(Re)Presenting the Archive – Question 2
Sophie Baldock, Matthew Cheeseman, A. S. G. Edwards, James Mussell, Clare Scott, Ian Trowell
2To what extent do previous representations (such as editions) of the archives with which you work – or the lack thereof – affect new representations of them?
Wendy Cope’s archive was only recently acquired by the British Library in 2011; therefore, perhaps unsurprisingly, there are no existing editions of Cope’s letters or emails. Now that a large proportion of contemporary writers’ correspondence is likely to be conducted and archived digitally, this raises questions about what form future editions of writers’ correspondence might or should take.Read this Response
One of the difficulties of working with social cataloging is the lack of access to original source material. Because these are largely mass products (especially easily digitized ones such as audio recordings, films, and books) there is a tendency to ignore this problem. A record, for example, can be easily digitized and its physical properties competently cataloged by amateurs because they are so uniform; a vinyl single, for example, requires audio digitization, simple scanning of the labels and sleeves, and notation of the matrix numbers. However, there are plenty of instances when users fail to catalog such items satisfactorily, perhaps due to poor language skills, lack of interest in accuracy, or human error.Read this Response
Any “new representations,” if these constitute “new editions,” will potentially differ from “previous representations,” since any new edition ought to present some new hypothesis, whether about the transmission and relative authority of the surviving materials, the status of particular readings, or the nature of the intended audience.Read this Response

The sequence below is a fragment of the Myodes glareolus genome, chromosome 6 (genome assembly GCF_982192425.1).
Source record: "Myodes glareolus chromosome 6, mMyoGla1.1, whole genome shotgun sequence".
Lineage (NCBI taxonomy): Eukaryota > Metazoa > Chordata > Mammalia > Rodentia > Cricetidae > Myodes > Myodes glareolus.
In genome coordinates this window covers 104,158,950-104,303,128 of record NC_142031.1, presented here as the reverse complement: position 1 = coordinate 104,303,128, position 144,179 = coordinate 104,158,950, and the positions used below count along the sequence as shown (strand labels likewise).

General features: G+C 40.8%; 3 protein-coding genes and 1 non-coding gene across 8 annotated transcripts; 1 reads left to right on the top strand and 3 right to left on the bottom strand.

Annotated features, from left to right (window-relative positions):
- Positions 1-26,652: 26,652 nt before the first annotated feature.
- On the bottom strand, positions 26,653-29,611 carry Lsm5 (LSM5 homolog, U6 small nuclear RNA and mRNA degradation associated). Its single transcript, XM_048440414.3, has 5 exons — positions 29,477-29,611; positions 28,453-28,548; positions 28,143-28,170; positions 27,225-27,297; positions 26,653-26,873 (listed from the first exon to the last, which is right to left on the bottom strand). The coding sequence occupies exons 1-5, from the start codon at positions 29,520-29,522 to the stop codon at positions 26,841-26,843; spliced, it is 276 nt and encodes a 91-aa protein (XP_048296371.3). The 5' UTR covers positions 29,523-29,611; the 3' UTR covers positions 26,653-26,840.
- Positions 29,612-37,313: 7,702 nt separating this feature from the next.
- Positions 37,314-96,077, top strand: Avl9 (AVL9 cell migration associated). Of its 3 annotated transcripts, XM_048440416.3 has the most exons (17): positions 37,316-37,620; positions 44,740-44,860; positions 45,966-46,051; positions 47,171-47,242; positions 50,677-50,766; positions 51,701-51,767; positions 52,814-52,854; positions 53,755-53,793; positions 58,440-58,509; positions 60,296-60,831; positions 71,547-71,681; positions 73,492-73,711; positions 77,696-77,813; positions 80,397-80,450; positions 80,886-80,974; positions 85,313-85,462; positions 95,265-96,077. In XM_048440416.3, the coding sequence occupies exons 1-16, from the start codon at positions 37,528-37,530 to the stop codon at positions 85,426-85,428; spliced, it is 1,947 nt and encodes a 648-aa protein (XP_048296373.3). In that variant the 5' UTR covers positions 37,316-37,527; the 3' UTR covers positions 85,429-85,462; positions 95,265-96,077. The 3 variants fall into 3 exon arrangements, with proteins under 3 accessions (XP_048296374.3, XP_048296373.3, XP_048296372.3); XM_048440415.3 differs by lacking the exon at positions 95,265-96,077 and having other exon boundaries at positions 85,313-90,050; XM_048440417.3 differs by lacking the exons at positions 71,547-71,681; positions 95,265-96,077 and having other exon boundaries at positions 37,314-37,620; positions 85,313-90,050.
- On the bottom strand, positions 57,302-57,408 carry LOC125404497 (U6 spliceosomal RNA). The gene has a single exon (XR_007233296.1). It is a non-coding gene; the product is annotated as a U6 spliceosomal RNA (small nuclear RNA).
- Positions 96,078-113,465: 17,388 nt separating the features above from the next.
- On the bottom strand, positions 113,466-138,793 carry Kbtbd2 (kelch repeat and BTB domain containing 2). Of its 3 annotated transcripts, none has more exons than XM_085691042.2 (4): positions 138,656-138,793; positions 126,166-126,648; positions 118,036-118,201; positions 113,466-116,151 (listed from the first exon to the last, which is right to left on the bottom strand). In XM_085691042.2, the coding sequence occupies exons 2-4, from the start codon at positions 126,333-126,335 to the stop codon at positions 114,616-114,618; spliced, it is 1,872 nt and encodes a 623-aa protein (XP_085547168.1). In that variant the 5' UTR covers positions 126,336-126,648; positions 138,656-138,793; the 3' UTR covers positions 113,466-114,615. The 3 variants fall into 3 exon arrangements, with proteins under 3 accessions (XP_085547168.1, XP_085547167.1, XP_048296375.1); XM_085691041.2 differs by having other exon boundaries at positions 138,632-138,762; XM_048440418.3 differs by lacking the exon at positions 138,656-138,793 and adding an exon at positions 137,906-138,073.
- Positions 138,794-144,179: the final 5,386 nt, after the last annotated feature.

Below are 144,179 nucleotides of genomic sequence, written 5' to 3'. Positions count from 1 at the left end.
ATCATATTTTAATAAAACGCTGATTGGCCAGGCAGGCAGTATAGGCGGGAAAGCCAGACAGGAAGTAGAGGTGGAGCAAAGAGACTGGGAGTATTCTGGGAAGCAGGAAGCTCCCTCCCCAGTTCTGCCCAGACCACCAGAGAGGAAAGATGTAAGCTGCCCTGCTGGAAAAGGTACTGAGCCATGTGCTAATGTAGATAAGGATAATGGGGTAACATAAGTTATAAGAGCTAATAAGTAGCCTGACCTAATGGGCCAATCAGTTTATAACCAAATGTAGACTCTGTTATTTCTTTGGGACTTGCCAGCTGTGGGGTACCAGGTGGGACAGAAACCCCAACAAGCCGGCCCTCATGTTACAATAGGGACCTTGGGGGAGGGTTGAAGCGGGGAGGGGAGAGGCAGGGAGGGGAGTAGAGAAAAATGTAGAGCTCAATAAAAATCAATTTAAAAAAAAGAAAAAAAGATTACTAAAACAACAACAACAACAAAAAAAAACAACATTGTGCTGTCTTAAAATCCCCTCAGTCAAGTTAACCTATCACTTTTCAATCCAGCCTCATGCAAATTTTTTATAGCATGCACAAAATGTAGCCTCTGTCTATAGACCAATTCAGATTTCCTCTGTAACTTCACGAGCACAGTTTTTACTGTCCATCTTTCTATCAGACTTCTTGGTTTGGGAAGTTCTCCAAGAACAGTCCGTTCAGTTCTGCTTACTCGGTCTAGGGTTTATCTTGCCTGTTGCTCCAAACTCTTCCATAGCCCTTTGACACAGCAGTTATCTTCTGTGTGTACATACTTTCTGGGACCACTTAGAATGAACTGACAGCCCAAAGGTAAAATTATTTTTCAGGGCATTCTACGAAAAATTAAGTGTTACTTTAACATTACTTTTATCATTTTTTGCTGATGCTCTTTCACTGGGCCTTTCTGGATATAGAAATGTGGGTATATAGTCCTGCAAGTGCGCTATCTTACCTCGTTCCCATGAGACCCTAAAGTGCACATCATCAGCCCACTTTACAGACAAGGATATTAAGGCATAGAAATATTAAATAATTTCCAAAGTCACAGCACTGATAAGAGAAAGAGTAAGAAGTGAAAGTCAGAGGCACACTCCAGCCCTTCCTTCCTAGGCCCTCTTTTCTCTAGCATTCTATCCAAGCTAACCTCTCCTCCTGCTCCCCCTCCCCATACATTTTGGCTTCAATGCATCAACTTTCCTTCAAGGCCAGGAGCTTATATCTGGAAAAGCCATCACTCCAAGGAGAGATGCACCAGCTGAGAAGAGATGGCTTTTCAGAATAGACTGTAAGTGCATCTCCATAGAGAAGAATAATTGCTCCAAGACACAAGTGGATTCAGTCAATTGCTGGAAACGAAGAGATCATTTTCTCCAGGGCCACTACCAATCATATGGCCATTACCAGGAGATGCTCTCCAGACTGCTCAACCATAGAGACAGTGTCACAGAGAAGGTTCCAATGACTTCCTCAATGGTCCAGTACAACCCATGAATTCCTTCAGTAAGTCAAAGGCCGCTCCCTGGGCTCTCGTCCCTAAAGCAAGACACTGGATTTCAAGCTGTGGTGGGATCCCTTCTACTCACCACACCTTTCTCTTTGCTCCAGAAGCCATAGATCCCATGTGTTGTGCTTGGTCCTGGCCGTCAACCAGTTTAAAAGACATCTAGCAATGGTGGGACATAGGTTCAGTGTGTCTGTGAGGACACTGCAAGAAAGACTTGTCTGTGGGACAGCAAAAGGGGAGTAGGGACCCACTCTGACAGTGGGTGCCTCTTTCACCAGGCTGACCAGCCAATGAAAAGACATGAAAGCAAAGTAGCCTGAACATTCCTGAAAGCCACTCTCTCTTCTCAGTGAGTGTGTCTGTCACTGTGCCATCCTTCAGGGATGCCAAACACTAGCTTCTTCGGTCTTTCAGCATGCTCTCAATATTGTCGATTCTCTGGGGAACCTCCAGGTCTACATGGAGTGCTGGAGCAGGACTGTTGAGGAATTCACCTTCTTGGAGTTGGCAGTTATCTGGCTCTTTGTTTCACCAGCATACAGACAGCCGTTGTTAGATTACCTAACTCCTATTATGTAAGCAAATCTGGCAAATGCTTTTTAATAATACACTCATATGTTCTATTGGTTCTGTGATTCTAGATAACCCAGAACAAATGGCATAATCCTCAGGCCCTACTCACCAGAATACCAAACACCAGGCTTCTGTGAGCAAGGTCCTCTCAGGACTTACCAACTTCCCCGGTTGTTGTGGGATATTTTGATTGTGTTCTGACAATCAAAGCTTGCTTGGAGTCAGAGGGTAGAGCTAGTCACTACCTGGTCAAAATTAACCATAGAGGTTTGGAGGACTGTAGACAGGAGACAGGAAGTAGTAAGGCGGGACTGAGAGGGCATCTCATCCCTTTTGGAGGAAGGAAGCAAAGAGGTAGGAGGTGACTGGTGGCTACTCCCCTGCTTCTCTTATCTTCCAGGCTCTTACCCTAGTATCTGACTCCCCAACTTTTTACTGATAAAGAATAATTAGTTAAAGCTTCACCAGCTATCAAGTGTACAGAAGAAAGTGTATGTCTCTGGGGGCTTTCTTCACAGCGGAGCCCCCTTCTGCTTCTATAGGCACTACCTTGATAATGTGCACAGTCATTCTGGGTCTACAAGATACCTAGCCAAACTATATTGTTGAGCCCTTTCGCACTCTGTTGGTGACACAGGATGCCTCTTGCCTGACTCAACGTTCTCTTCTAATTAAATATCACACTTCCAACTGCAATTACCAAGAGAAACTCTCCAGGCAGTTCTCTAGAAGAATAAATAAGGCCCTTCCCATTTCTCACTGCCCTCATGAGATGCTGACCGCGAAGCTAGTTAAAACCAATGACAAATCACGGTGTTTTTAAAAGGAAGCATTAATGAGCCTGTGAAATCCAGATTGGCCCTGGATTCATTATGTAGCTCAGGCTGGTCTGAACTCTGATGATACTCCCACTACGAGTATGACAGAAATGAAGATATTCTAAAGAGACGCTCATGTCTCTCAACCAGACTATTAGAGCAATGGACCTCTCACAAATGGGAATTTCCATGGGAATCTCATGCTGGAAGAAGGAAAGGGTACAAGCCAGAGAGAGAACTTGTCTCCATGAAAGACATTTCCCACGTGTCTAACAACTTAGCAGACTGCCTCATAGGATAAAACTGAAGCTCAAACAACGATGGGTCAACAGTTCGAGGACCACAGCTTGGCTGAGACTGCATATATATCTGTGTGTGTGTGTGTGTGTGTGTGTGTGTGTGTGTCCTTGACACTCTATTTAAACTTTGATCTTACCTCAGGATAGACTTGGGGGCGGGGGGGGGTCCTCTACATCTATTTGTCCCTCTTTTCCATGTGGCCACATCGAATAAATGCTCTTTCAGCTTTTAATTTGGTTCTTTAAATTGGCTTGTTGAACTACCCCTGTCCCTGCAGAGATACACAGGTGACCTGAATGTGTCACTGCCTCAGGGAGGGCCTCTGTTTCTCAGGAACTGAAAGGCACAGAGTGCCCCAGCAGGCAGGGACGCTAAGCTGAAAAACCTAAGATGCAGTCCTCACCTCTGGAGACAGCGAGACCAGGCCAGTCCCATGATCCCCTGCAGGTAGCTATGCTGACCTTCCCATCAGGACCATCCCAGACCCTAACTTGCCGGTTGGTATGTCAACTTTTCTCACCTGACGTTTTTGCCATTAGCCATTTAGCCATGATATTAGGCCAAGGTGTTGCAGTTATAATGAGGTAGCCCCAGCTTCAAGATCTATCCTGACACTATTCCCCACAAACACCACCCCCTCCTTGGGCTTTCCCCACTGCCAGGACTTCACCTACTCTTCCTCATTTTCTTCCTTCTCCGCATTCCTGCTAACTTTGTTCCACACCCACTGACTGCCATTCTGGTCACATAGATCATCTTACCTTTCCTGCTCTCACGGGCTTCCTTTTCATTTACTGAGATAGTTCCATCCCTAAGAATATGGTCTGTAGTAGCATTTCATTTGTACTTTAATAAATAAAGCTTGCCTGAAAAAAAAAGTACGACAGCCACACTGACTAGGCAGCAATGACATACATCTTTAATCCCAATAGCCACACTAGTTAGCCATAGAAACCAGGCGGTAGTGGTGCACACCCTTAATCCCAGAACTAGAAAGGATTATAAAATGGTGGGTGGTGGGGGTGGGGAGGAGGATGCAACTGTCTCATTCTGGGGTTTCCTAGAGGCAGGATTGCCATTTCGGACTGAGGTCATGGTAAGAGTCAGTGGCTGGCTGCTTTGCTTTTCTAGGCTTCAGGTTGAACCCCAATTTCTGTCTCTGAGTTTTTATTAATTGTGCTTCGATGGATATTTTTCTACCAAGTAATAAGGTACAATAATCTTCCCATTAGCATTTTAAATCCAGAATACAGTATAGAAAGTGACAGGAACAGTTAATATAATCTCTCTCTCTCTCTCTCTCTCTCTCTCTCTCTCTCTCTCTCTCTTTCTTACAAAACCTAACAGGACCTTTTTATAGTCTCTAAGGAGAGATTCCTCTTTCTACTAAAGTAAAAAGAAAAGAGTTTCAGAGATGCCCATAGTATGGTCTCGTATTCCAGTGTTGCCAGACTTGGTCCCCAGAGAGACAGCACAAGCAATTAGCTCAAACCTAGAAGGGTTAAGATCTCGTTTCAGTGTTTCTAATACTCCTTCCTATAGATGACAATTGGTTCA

I don’t think it is possible to have a pure, unmediated encounter with an object from the archive. Previous representations of archival objects, whether complete editions or any other ways in which archival objects are written about and discussed, become part of the discourse that grants the archival object its “original” form. Returning to the archive is often considered returning to the source, the authentic material against which representations should be judged. However, in practice, when we go back to the archive we find that what should have been fixed and stable has changed, rewritten by what has come afterwards. The stability of archival objects comes from subsequent representations, not despite them.Read this Response
The National Fairground Archive (NFA) is a unique collection of material covering all aspects of the culture and history of traveling fairs and entertainment from the 1800s to the present day. Collections include printed works, manuscript material, and audio-visual material, but chiefly photographic material. Many donations have come from fairground enthusiasts and form collections of photographs with associated notebooks. There is also a large collection of ephemeral printed advertising material such as posters and handbills.Read this Response